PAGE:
The other time Jason Bateman was in a performance which included very little to no background track, it was Arrested Development and comparing his two roles would be nothing short of absurd. Bateman as we meet here in The Gift is not the first one that runs to our minds when we think of ‘great dad’ or ‘quirky frozen banana-stand owner’, but a far more ruthless man for whom all that matters is the rat race. Simon is far more grounded in reality, dealing with the problems of life the way most of us do – taking only the shortest and most effortless path that leaves the others in the dust. While observing him in most other films, he could be seen as a grown-up George Michael Bluth or Marty McFly; smart, short and above all kind-hearted. But all one sees here – somehow, through the strength of his physical transformation as well – is an adult Biff or Flash Thompson, someone who made the former’s life hell and would continue to do so if given the chance.
Edgerton’s Gordo on the other hand, does not present a contradiction as he isn’t normally associated with one type of character. That doesn’t stop him from delivering the slyest of performances, a portrait of a stalker with no parallel in recent years. The star of last year’s unimpressive Exodus: Gods and Kings turns tides here, taking on a disturbingly real character that is sure to make all of us think of someone in our past – it sure as hell did for me. I believe something that plagues most antagonists and psychopaths on film is a need to stand out and exaggerate: small quirks and slow menacing drawls, which end up distancing the film farther away from reality. People don’t appreciate the staggering disturbia that can be cast by an actor playing his character with normalcy in tone and voice, all the dread flowing out of his eyes. Joel Edgerton manages to take on the skin of a man that at first glance might seem like a nobody our eyes could skim over in a crowd, but on closer attention reveals a nature more capable of doing things we don’t want to hear about. In fact, the very introduction of Gordo in The Gift is in the form of a shadow in the background, someone who people clearly don’t stop to look at.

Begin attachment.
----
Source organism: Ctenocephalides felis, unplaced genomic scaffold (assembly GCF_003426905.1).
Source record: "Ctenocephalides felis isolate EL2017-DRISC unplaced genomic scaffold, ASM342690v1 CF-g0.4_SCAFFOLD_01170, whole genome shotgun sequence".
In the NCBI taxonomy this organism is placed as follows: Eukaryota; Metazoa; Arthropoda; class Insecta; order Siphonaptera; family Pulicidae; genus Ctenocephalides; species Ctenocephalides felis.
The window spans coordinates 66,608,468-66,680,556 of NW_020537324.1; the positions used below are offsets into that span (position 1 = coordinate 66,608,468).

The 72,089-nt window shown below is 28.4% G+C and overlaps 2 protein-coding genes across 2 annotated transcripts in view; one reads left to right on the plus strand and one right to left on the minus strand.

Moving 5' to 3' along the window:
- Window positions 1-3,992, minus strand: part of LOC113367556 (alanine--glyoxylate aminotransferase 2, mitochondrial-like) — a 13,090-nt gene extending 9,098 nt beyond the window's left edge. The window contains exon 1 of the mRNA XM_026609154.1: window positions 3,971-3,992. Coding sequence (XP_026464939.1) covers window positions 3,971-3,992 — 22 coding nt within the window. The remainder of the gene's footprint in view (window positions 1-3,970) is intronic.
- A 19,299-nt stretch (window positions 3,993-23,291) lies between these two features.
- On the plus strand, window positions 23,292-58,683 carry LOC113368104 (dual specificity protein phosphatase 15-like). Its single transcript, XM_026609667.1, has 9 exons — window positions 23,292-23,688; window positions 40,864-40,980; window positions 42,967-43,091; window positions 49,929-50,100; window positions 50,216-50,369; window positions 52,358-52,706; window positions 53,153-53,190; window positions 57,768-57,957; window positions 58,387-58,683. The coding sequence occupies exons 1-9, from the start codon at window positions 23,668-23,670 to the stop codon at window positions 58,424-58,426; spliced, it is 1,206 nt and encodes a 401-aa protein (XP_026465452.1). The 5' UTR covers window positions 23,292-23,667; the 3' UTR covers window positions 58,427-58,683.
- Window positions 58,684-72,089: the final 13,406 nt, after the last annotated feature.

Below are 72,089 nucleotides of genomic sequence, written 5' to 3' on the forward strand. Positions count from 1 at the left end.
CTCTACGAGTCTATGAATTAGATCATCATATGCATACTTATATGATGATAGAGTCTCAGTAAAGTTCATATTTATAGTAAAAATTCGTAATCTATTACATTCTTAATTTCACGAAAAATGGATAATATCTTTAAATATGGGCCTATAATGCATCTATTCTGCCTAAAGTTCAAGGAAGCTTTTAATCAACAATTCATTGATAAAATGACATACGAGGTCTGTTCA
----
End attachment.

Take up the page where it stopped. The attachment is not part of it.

It seems a story we’ve all heard before, a simple plot; but the lengths it goes to, in creeping out the audience is sheer craftsmanship. Joel Edgerton proves with a strong debut that he is more fit for ventures where he can embody his vision, which proves really effective in execution. The cinematography also has tenacity in its images, a gruelling blankness that can give birth to the audience’s imagination. Jason Bateman too breaks out of his stereotype and embodies a man we all learn to loathe through every action he pursues. The Gift is smart, elegant and delicate in sinking its teeth into the shivering mind watching the film. It does what a classic thriller does best: work within a confined environment, with few players and mysterious gifts waiting to be opened at every turn. One thing you have to beware of is the pace of the film which is on the slow side. However, it is the perfect little thriller if you have a couple of hours to sit down and a couple after to fret over what you might have said in the past.